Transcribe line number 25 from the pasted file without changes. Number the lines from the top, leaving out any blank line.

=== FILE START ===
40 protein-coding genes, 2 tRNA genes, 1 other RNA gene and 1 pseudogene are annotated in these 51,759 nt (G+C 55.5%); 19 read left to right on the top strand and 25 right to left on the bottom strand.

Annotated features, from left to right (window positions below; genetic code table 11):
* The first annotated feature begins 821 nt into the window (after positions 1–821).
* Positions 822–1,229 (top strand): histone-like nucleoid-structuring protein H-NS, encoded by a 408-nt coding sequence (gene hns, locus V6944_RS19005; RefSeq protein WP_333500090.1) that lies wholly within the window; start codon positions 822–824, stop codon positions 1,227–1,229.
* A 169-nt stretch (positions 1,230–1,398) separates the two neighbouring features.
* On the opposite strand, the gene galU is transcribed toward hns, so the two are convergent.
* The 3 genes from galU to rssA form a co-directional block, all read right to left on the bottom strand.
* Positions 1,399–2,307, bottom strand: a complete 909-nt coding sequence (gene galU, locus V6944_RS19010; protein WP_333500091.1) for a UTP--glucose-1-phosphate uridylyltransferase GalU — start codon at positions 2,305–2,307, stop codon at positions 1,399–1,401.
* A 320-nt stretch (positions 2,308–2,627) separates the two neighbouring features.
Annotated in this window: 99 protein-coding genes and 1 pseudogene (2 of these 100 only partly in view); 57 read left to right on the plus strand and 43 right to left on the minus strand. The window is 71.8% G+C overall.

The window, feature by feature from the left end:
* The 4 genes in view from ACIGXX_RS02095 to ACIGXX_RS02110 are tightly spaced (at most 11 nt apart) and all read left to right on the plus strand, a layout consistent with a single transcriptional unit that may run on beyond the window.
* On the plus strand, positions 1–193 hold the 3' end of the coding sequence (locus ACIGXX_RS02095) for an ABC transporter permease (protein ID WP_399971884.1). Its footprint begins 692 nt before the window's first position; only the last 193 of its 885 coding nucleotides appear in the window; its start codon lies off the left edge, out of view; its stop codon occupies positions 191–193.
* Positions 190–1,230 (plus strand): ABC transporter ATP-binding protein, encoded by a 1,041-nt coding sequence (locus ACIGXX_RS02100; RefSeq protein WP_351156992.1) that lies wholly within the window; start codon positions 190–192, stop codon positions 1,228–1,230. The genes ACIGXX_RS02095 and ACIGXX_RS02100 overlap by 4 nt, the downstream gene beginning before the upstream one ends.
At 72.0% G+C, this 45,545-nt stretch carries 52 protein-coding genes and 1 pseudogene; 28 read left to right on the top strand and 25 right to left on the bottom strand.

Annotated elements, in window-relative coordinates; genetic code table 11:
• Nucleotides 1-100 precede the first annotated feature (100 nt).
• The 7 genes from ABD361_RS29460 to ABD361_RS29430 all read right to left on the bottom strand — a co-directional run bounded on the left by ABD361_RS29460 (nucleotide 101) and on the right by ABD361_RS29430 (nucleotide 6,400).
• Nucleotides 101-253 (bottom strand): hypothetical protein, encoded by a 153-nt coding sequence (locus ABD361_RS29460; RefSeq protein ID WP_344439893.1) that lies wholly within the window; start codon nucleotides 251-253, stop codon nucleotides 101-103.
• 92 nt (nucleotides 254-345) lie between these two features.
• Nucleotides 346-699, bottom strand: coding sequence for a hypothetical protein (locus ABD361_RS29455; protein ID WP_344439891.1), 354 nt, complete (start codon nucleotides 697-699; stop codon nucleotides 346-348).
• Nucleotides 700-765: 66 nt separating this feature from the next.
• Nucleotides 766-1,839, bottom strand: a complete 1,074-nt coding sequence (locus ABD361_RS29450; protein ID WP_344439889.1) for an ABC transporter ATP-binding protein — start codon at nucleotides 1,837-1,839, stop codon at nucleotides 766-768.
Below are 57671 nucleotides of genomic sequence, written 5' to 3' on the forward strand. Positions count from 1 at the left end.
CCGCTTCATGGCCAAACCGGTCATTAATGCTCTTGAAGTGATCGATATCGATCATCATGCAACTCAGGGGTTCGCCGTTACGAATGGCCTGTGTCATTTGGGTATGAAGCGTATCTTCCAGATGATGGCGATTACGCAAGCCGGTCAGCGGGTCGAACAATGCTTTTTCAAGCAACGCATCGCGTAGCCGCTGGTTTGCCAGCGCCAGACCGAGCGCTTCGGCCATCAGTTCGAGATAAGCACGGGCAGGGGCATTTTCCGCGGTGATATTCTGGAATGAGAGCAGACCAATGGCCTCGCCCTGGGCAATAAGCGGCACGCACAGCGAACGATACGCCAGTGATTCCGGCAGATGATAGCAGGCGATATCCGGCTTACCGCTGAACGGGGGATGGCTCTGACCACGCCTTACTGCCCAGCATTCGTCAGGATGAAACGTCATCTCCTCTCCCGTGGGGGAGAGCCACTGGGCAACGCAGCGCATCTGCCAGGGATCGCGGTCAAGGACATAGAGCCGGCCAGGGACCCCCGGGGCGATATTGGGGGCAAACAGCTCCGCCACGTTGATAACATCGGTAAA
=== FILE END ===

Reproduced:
CCGCTTCATGGCCAAACCGGTCATTAATGCTCTTGAAGTGATCGATATCGATCATCATGCAACTCAGGGGTTCGCCGTTACGAATGGCCTGTGTCATTTGGGTATGAAGCGTATCTTCCAGATGATGGCGATTACGCAAGCCGGTCAGCGGGTCGAACAATGCTTTTTCAAGCAACGCATCGCGTAGCCGCTGGTTTGCCAGCGCCAGACCGAGCGCTTCGGCCATCAGTTCGAGATAAGCACGGGCAGGGGCATTTTCCGCGGTGATATTCTGGAATGAGAGCAGACCAATGGCCTCGCCCTGGGCAATAAGCGGCACGCACAGCGAACGATACGCCAGTGATTCCGGCAGATGATAGCAGGCGATATCCGGCTTACCGCTGAACGGGGGATGGCTCTGACCACGCCTTACTGCCCAGCATTCGTCAGGATGAAACGTCATCTCCTCTCCCGTGGGGGAGAGCCACTGGGCAACGCAGCGCATCTGCCAGGGATCGCGGTCAAGGACATAGAGCCGGCCAGGGACCCCCGGGGCGATATTGGGGGCAAACAGCTCCGCCACGTTGATAACATCGGTAAA